flaming chalice symbol brings together two archetypes – a flame and a
chalice. Since ancient days, the flame has been a symbol for
transcendence and transformation, and a lamp signified intelligence and
the spirit. In Christianity the chalice also is the symbol of
communion – part of the sacrament that binds believers to their faith,
and in pre-Christian faiths, it was often a feminine symbol signifying
creativity, fertility and abundance.
Unitarian Universalism, there is no one official meaning of the flaming
chalice. Like our faith, it stands open to new and ongoing
interpretation and significance. Some say the chalice represents
sharing, generosity, sustenance, love and community, and that the flame
symbolizes witness, sacrifice, testing, courage, or enlightenment. Some
say the symbol is the light of truth held in the warm embrace of
The chalice and the flame were
brought together as a Unitarian symbol by an Austrian artist, Hans
Deutsch, in 1941. Living in Paris during the 1930's Deutsch drew
critical cartoons of Adolf Hitler. When the Nazis invaded Paris in
1940, he abandoned all he had and fled to the South of France, then to
Spain, and finally, with an altered passport, into Portugal.
There, he met the Reverend Charles Joy, executive director of the
Unitarian Service Committee (USC). The Service Committee was new,
founded in Boston to assist Eastern Europeans, among them Unitarians as
well as Jews, who needed to escape Nazi persecution. From his Lisbon
headquarters, Joy oversaw a secret network of couriers and agents.
Charles Joy felt that this new, unknown Organisation needed some visual
image to represent Unitarianism to the world, especially when dealing
with government agencies abroad. Deutsch was most impressed and soon
was working for the USC. He later wrote to Joy:
There is something that urges me to tell you... how much I admire
your utter self denial [and] readiness to serve, to sacrifice all, your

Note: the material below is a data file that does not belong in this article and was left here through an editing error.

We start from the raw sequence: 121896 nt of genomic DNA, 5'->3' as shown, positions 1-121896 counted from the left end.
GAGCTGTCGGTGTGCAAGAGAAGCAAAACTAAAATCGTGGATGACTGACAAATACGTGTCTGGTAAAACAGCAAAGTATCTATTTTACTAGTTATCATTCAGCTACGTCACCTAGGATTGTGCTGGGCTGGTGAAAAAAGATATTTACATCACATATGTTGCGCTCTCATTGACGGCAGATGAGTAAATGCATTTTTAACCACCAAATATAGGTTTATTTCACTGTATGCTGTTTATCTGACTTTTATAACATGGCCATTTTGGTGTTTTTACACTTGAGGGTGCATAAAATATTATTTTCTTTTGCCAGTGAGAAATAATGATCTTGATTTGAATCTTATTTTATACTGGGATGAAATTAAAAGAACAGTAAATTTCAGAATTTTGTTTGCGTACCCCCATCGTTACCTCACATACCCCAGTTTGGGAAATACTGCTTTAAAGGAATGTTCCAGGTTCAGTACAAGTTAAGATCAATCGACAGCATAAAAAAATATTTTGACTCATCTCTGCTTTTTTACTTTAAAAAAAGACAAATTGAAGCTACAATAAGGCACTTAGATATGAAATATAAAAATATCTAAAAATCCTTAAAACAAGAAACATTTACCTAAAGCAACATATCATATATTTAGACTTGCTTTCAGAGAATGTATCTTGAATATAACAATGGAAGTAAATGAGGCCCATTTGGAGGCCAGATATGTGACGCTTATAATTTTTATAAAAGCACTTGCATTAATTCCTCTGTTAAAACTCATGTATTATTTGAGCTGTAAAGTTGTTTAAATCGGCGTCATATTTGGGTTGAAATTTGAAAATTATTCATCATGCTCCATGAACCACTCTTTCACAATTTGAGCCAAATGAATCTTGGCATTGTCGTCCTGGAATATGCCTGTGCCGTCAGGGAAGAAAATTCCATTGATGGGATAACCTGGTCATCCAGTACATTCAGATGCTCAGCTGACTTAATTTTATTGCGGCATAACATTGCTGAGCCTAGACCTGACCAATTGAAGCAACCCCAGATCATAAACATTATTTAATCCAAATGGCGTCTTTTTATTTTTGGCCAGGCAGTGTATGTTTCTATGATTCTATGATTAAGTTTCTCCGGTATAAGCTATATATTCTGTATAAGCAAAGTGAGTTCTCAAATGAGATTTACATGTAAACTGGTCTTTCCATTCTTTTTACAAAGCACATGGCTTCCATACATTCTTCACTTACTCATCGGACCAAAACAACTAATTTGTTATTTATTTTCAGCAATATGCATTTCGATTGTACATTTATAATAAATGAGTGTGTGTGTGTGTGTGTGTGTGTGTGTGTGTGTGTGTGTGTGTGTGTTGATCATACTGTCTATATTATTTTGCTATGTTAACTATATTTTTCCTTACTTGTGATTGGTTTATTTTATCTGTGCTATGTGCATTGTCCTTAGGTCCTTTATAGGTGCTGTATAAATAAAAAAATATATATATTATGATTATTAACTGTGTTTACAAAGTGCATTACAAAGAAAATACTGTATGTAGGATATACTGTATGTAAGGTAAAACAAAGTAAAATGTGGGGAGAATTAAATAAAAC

time, your health, your well being, to help, help, help.
I am not what you may actually call a believer. But if your kind of
life is the profession of your faith, as it is, I feel sure, then
religion, ceasing to be magic and mysticism, becomes confession to
practical philosophy and, what is more, to active, really useful social
work. And this religion, with or without a heading, is one to which
even a 'godless' fellow like myself can say wholeheartedly say "Yes!"
The USC was an unknown organisation in 1941. This was a special
handicap in the cloak-and dagger world, where establishing trust
quickly across barriers of language, nationality, and faith could mean
life instead of death. Disguises, signs and countersigns, and midnight
runs across guarded borders were the means of freedom in those days.
Joy asked Deutsch to create a symbol for their papers to
make them look official, to give dignity and importance to them, and at
the same time to symbolise the spirit of our work. When a document may
keep a man out of jail, give him standing with governments and police,
it is important that it look important.
Thus, Hans Deutsch made his lasting contribution to the USC and, as it
turned out, to Unitarian Universalism. With pencil and ink he drew a
chalice with a flame. It was, Joy wrote to his board in Boston, a
chalice with a flame, the kind of chalice which the Greeks and Romans
put on their altars. The holy oil burning in it is a symbol of
helpfulness and sacrifice.
The flaming chalice design was made into a seal for papers and a badge
for agents moving refugees to freedom. In time it became a symbol of
Unitarian Universalism all around the world.
The story of Hans Deutsch reminds us that the symbol of a flaming
chalice stood in the beginning for a life of service. When Deutsch
designed the flaming chalice, he had never seen a Unitarian or
Universalist church or heard a sermon. What he had seen was faith in
action, people who were willing to risk all for others in a time of
The flaming chalice emerged into our worship life at the
annual Unitarian Universalist General Assembly in 1980. A chalice was
lit as part of the opening ritual of the main worship service there
and the hundreds of delegates from congregations who witnessed the
ritual took it home to their churches and it spread from there to its
near-universal acceptance and use among UU congregations.
most importantly, it has become a focal point for our
services, representing sharing, generosity, sustenance, love,
enlightenment and the
warm embrace of community.